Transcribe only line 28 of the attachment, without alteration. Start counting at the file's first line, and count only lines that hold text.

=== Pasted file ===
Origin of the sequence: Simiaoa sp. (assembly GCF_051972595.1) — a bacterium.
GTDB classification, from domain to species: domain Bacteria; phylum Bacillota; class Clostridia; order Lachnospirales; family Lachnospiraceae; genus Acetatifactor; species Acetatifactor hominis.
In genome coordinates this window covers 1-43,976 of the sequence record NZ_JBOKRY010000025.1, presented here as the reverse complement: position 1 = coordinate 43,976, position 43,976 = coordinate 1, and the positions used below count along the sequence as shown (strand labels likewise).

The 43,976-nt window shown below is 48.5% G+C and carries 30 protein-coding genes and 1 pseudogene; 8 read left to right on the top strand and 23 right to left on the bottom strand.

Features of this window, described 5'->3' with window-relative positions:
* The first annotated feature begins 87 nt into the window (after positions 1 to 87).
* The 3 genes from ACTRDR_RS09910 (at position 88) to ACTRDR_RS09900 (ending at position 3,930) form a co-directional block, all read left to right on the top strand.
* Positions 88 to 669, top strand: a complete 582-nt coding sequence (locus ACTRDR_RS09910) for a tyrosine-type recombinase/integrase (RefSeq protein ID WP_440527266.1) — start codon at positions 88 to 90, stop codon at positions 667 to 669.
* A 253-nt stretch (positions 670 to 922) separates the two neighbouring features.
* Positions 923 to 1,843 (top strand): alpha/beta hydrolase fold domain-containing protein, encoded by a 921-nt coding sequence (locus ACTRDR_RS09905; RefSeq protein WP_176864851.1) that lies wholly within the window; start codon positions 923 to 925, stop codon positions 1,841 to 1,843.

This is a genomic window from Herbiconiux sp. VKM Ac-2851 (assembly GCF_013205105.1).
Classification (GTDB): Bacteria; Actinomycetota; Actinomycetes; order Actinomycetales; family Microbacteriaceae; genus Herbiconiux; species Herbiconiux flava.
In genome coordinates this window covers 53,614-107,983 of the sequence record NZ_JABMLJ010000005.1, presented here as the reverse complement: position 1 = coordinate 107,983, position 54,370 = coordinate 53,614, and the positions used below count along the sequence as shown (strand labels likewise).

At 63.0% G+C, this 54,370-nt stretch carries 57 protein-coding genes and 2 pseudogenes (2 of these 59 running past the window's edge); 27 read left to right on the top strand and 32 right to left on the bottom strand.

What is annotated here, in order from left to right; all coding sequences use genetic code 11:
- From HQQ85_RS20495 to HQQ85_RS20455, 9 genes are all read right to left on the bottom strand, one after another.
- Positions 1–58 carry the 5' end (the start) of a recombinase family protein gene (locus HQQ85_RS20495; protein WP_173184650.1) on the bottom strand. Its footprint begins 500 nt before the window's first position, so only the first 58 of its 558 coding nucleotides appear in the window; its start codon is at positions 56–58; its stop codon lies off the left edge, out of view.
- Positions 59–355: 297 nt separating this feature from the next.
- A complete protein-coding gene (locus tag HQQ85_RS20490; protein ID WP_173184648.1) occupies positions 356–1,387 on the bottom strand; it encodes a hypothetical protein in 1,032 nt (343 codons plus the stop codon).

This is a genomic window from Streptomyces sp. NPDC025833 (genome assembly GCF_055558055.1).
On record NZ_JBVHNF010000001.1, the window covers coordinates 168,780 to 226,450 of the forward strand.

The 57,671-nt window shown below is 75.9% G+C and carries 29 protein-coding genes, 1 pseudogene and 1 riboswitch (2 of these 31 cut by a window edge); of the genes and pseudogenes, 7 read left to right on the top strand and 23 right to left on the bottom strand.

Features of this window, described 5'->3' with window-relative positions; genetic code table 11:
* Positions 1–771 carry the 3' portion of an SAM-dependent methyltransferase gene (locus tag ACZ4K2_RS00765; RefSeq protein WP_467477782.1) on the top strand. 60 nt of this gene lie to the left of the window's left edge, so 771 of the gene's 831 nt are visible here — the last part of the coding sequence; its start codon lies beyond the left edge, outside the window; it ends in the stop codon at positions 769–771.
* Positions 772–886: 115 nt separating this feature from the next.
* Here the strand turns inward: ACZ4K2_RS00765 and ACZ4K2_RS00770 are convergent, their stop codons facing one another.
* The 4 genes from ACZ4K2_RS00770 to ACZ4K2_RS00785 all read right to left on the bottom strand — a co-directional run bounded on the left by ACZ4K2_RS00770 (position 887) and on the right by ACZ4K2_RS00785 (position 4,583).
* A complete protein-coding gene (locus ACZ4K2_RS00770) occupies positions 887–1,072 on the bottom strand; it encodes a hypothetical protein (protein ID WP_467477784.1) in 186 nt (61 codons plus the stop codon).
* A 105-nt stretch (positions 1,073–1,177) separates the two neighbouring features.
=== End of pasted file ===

* A complete protein-coding gene (locus ACZ4K2_RS00770) occupies positions 887–1,072 on the bottom strand; it encodes a hypothetical protein (protein ID WP_467477784.1) in 186 nt (61 codons plus the stop codon).